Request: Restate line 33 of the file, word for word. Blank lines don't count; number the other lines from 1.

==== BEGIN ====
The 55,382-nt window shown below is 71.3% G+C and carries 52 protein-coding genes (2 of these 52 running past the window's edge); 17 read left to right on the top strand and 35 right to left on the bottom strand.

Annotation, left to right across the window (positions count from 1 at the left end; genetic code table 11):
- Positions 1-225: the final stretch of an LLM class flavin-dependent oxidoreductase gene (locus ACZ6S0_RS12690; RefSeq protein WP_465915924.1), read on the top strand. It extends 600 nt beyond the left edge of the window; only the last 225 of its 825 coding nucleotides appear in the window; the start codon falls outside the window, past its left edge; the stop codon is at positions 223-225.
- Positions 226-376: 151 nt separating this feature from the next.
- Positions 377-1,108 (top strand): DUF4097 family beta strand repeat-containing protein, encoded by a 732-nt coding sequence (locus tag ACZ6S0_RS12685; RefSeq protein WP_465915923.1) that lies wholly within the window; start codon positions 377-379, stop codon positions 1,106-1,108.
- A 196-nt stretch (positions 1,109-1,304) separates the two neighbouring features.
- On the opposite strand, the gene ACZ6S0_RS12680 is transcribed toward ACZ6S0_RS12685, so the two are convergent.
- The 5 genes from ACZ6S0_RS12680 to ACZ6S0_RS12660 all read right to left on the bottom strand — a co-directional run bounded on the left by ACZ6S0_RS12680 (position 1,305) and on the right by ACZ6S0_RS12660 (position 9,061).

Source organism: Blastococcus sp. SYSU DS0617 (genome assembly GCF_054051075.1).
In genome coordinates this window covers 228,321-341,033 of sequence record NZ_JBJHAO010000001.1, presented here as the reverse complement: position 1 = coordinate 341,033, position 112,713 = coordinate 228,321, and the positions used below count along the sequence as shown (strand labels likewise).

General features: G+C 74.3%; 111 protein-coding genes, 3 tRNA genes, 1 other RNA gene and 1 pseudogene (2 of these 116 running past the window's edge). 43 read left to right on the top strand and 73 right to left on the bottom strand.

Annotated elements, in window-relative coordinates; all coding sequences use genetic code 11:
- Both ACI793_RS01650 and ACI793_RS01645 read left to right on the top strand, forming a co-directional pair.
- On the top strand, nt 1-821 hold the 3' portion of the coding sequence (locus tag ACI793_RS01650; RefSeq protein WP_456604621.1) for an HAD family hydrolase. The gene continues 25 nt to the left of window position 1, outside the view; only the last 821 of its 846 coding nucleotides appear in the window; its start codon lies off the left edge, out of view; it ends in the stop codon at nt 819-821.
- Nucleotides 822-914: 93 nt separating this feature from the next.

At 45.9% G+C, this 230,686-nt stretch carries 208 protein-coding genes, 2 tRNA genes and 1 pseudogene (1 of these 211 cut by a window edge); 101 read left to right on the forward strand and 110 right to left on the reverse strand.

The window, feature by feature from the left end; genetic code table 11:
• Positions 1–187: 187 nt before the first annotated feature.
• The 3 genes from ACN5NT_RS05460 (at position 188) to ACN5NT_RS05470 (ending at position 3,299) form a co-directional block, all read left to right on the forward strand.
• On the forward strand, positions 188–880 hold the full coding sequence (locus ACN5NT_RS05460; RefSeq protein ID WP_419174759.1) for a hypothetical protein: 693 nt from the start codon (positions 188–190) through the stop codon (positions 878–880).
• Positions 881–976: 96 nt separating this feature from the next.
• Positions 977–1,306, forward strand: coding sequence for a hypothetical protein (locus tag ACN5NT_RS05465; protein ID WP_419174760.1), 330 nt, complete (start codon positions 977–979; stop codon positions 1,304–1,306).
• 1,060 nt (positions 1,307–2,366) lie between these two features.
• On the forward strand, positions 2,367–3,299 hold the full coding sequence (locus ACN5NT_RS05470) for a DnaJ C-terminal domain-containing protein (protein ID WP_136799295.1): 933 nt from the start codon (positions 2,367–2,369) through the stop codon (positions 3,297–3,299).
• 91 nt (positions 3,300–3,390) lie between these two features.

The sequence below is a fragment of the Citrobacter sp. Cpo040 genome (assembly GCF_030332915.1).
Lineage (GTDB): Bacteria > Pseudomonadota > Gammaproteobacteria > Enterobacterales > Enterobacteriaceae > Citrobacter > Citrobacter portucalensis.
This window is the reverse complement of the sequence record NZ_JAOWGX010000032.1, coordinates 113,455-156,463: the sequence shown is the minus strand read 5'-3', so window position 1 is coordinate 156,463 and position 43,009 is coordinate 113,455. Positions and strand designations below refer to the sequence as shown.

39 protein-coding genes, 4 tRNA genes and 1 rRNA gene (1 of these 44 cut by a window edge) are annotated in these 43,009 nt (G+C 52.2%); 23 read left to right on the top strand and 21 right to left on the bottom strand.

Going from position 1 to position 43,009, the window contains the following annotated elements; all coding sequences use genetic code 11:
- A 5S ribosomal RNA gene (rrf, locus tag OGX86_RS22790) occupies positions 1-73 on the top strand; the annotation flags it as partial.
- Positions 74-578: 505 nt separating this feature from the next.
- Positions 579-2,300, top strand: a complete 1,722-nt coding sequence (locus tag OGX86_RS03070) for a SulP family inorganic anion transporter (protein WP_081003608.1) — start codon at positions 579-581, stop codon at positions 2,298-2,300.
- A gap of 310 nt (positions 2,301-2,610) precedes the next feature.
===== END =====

- Positions 579-2,300, top strand: a complete 1,722-nt coding sequence (locus tag OGX86_RS03070) for a SulP family inorganic anion transporter (protein WP_081003608.1) — start codon at positions 579-581, stop codon at positions 2,298-2,300.